AI is Extremely Important and You Probably Shouldn’t Care

Kate Crawford

Anyone who is paying attention in marketing has probably heard a lot about AI and data science and how it is going to change the world. You may be wondering what this means for you.

Having worked at building data and analytic products and services longer than data science has existed as a job, here is my (possibly contrarian) opinion. For most of you, the answer is you shouldn’t have to care. If your vendors do their job, then your life should just get easier—just as it would with any enhancements they release.

The core challenges of marketing haven’t really changed very much over time. How do I find more customers? How do I keep people engaged with my brand for the longest time possible? How do I get the right message in front of the right customer? The list goes on. Luckily over the years a ton of effort has gone into building tools to solve those problems. Unfortunately, all of those tools have just exacerbated what is maybe the most common problem: “I don’t have enough time or enough budget to do my job as well as I want to.” Marketers are uniformly busy, and the plethora of tools has both helped and hurt that problem.

Tools are supposed to solve problems. The question is not whether the tools use AI, but whether they solve your problem. Judge each potential tool on the metrics you care about. The real promise of AI is realized when it can solve the problems above efficiently, at a scale that may have been impossible before. However, unless you are in the business of building marketing technology AI, you should almost never have to know that you are interacting with AI.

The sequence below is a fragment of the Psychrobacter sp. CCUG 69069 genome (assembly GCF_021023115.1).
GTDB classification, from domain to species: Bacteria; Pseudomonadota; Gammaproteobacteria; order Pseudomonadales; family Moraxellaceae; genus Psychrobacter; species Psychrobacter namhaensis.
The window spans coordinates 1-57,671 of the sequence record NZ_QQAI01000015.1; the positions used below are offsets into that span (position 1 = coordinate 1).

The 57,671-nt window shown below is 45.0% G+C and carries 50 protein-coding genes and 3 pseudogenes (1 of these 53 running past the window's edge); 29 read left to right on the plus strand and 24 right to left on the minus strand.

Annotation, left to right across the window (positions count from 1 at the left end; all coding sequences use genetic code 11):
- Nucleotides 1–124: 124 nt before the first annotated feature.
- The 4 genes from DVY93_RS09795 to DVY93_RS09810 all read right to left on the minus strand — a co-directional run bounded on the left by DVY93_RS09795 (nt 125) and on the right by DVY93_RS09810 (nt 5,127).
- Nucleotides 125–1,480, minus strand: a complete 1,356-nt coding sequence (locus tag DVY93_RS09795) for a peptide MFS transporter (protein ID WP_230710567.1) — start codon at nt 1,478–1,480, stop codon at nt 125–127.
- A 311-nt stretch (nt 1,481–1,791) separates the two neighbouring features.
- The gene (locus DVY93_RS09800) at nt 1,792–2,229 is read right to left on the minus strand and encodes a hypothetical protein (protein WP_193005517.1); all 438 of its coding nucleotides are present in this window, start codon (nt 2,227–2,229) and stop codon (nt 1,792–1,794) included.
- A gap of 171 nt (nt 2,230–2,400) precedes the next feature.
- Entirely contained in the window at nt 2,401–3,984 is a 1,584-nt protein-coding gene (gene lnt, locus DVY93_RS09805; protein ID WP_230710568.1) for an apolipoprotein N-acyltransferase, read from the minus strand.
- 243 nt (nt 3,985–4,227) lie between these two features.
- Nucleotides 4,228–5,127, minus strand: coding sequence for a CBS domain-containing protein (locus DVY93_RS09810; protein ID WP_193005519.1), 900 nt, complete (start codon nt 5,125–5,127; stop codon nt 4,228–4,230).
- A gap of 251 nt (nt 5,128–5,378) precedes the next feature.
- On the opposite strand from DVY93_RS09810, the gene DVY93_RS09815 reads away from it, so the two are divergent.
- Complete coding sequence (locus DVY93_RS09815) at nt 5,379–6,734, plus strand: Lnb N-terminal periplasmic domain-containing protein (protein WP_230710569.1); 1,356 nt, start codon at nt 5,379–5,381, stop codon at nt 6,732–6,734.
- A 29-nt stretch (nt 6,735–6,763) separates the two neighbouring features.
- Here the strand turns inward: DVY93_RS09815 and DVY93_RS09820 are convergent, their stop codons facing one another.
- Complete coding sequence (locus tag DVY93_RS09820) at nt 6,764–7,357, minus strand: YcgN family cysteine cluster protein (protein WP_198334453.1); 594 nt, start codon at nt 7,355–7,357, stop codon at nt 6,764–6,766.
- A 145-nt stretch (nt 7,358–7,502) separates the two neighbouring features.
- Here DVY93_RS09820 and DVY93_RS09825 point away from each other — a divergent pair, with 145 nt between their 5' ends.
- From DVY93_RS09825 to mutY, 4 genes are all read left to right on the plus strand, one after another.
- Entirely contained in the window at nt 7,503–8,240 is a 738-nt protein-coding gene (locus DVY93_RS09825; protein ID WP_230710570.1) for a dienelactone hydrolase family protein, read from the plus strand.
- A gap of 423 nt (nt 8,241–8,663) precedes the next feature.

Despite all of that, I spend very close to 100 percent of my time working on these solutions, and your other vendors should too. These tools will enable you to do more of the higher value work and get to know your customers better. The best tools will make you a more effective marketer and allow you to get the most benefit out of your expertise.

In my opinion, the key takeaways are:

  • Don’t panic, no one’s taking your job away.
  • Ask your vendor hard questions and be as clear as you can about your goals.
  • AI tools aren’t perfect, so think about both the current work and what they could do for you in the future.
  • Do expect that your workflows will change as more of these tools evolve. When you look at your goals, try to set aside time to experiment or try new things. Change always has a cost but the long term benefits could be huge.